19 July 2006

Funding boost transforming reserves - RSPB

Funding boost transforming reserves

Two of Aberdeenshire's most important wildlife sites are to be transformed into major visitor attractions to benefit local people, tourists and the area's spectacular species thanks to £1 million of grants to RSPB Scotland.

Both RSPB Loch of Strathbeg and Troup Head reserves are undergoing significant upgrades to their facilities to provide inspirational first hand experiences of nature to visitors.

RSPB Loch of Strathbeg is separated from the sea only by sand dunes and supports an abundance of amazing wildlife.

However, pollution from a variety of sources has caused the ecological condition of the water to deteriorate, and the mixed habitats have also degraded over the years.
'This exciting project will give us the opportunity to improve access to two of Scotland's most impressive wildlife spectacles.'

Major habitat restoration and management will be undertaken at Loch of Strathbeg to reverse this historic ecological damage to the mosaic of freshwater loch, marsh, wet grassland and sand dune habitats that establish the reserve's internationally important status for wildlife.

This work will stimulate the recovery of a range of species such as breeding lapwing, redshank and snipe and over wintering pochard, coot and tufted duck. The wetland management will also help develop the reserve as an important resource for mammals such as otter, water vole and water shrew, whilst encouraging potential colonists such as crane, spoonbill and avocet.

For further information about the habitat enhancement project at Loch of Strathbeg, please see the link to the side of this page.

Troup Head, four kilometres of stunning coastline west of Fraserburgh, is RSPB Scotland's newest nature reserve and Scotland's only mainland gannetry with 1,500 nests.

There are currently no visitor facilities at this site. New interpretation and trails will be established to improve access and car-parking facilities will be developed.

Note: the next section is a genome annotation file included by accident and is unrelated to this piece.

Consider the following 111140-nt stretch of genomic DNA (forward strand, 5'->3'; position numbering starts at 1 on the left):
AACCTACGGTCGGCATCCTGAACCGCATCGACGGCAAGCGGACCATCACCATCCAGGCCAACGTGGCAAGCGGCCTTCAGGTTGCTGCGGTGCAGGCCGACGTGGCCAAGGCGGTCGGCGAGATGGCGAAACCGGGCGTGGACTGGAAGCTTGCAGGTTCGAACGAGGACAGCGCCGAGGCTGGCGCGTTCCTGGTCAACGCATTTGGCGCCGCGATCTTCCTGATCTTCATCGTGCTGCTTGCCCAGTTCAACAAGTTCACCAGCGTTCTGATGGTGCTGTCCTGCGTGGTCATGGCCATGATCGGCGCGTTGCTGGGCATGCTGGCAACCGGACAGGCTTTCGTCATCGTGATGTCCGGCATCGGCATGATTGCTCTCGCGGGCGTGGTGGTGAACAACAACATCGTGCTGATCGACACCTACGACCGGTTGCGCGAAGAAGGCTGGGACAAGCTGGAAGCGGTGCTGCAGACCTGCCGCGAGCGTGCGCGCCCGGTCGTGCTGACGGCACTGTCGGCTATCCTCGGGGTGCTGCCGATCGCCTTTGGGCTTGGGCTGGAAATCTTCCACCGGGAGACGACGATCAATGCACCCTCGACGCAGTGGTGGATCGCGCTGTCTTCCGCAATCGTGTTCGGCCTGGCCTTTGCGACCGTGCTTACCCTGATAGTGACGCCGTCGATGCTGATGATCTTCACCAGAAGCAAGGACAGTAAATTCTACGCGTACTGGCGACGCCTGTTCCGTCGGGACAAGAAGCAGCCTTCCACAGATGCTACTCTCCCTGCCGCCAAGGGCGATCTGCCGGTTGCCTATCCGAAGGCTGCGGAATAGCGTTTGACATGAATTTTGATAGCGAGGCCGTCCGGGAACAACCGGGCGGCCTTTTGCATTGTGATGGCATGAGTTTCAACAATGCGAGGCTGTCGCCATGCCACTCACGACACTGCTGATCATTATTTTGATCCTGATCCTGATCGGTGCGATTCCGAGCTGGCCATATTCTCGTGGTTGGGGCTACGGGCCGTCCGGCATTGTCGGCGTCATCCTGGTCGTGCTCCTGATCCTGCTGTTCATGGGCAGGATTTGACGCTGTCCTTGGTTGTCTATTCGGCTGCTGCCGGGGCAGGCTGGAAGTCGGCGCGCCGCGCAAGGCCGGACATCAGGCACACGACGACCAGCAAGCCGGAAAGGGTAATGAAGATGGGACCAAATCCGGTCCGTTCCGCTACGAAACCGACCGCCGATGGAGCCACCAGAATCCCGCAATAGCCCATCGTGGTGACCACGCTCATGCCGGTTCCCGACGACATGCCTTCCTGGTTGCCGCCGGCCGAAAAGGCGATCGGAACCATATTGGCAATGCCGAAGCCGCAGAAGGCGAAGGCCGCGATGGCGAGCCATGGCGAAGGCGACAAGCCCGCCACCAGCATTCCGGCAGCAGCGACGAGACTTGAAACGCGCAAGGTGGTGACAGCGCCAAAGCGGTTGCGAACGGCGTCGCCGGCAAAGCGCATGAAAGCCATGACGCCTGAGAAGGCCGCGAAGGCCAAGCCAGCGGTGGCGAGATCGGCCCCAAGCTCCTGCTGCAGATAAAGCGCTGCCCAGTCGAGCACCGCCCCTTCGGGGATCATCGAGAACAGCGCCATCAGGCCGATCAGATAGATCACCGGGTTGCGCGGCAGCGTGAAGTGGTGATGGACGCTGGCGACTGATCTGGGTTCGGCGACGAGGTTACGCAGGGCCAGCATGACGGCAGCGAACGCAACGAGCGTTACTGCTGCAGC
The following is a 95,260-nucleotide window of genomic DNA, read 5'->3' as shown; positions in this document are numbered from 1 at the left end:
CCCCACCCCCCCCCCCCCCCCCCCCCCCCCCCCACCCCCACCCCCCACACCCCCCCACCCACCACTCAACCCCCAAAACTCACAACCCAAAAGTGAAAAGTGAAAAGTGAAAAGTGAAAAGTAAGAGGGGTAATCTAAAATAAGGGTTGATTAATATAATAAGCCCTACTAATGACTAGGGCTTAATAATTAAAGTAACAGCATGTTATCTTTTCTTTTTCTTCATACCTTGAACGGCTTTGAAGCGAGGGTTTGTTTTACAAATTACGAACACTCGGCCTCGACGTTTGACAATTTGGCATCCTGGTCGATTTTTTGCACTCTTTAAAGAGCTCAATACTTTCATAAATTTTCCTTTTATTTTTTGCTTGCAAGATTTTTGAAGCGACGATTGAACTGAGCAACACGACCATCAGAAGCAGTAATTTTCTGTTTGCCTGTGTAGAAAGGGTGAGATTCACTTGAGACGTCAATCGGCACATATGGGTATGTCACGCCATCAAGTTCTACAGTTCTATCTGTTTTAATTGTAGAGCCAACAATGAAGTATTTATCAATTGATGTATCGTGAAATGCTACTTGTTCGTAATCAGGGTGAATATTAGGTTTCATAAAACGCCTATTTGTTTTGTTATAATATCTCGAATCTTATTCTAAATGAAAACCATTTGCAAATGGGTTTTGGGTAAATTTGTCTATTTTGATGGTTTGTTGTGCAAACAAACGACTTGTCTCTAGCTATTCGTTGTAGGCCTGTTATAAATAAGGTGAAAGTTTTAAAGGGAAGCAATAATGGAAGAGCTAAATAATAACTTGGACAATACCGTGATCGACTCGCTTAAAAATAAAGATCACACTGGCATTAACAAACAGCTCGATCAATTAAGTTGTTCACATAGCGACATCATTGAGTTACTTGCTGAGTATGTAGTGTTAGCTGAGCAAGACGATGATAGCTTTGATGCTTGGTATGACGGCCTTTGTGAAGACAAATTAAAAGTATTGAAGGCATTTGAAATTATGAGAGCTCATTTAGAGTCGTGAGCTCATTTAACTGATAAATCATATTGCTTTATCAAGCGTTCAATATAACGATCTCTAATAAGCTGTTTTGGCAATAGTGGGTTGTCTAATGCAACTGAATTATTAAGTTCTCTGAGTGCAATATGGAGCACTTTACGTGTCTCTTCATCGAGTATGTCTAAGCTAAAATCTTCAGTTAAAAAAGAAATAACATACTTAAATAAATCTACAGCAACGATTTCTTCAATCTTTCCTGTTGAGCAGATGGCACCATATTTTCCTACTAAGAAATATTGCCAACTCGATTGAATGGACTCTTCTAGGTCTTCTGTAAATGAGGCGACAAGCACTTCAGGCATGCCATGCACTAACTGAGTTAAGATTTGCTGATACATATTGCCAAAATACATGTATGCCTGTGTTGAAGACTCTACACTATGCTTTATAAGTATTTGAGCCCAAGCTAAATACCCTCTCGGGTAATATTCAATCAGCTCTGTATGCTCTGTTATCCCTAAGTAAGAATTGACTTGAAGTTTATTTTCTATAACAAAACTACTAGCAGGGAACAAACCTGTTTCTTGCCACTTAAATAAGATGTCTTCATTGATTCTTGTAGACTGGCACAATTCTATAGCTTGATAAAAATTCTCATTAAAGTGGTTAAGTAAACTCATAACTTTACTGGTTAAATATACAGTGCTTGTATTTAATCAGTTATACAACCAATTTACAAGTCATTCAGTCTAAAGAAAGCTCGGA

As part of the funding package, a new community ranger will be appointed to encourage more people to experience and enjoy the natural heritage of north east Aberdeenshire.

The project will also expand Loch of Strathbeg's field-teaching programme, with the aim of more than doubling the number of children who visit with the site, to become established as a key local resource for environmental education for groups of all ages.

Dominic Funnell, RSPB Scotland's Loch of Strathbeg reserve manager said, 'This exciting project will not only allow us to enhance the internationally important wetland habitats at Strathbeg but will also give us the opportunity to improve access to two of Scotland's most impressive wildlife spectacles. By working with our partners and local communities we will be developing sympathetic wildlife tourism to bring wider economic benefits to the whole area.'

The project also received the support of Stewart Stevenson SNP MSP for Banff and Buchan, who in a letter to the reserve manager welcomed the project measures adding, 'Increasing the existing wildlife will improve the environment and more visitors will benefit the local economy.'

The work, which will take place during 2006 and 2007, has been made possible by several generous grants from organisations: through the European Regional Development Fund, the National Lottery through the Heritage Lottery Fund, Scottish Natural Heritage, The Gillman Trusts and the Friends of Strathbeg, a local group which raises funds through bird food sales.
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